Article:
Antiperspirant Awareness: It's Mostly No Sweat (cont.)

According to the National Cancer Institute (NCI), the breast cancer-antiperspirant myth first appeared in the form of an e-mail in the 1990s, and continues to resurface and recirculate about every year or so. The false information suggests that antiperspirants contain harmful substances, which can be absorbed through the skin or can enter the body near the breasts through nicks in the skin caused by shaving. The e-mails also suggested that antiperspirants keep a person from "sweating out toxins," resulting in the spread of cancer-causing toxins via the lymph nodes.

But the NCI says that no existing scientific or medical evidence links the use of underarm antiperspirants or deodorants to the subsequent development of breast cancer. The FDA, the Mayo Clinic, the American Cancer Society (ACS), and the Cosmetic, Toiletry and Fragrance Association agree. Razor nicks may increase the risk of skin infection, but not cancer.

According to the ACS, sweat glands are not connected to the lymph nodes. Most cancer-causing substances are removed by the kidneys, are released through urine or by the liver, and are eliminated with feces. The ACS says that lymph nodes may help to clear some toxins from the body, but they do not release these toxins through sweating. Sweat is not a significant route for eliminating toxins from the body.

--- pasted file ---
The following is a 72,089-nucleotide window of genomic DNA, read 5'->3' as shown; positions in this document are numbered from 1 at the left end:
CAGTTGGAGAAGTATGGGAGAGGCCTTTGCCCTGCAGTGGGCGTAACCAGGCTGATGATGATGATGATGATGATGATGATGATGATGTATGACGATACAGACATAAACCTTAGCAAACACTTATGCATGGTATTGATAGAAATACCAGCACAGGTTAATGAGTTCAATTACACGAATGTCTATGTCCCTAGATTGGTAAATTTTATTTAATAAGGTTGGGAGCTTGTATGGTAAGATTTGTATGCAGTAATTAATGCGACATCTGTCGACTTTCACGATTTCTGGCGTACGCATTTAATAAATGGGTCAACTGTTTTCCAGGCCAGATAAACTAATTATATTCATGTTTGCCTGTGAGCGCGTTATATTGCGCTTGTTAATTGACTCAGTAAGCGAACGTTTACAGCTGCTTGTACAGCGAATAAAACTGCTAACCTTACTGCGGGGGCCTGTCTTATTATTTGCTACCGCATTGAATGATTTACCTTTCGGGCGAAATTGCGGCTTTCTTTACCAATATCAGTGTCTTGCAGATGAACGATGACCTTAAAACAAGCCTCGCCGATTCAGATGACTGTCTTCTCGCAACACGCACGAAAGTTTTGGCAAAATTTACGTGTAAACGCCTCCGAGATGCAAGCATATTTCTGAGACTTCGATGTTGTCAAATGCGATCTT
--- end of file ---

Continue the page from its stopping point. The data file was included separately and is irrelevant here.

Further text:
And a study of 813 women with breast cancer and 703 women with no history of breast cancer, published in the October 2002 issue of the Journal of the National Cancer Institute, found that antiperspirants do not cause breast cancer.

Some speculate that the myth could have been started by women being told not to wear antiperspirants or deodorants before a mammogram. They were told this, not for safety reasons, but because residue from these products appearing in the X-ray is often mistaken for an abnormality in the breast.


Last Editorial Review: 10/7/2005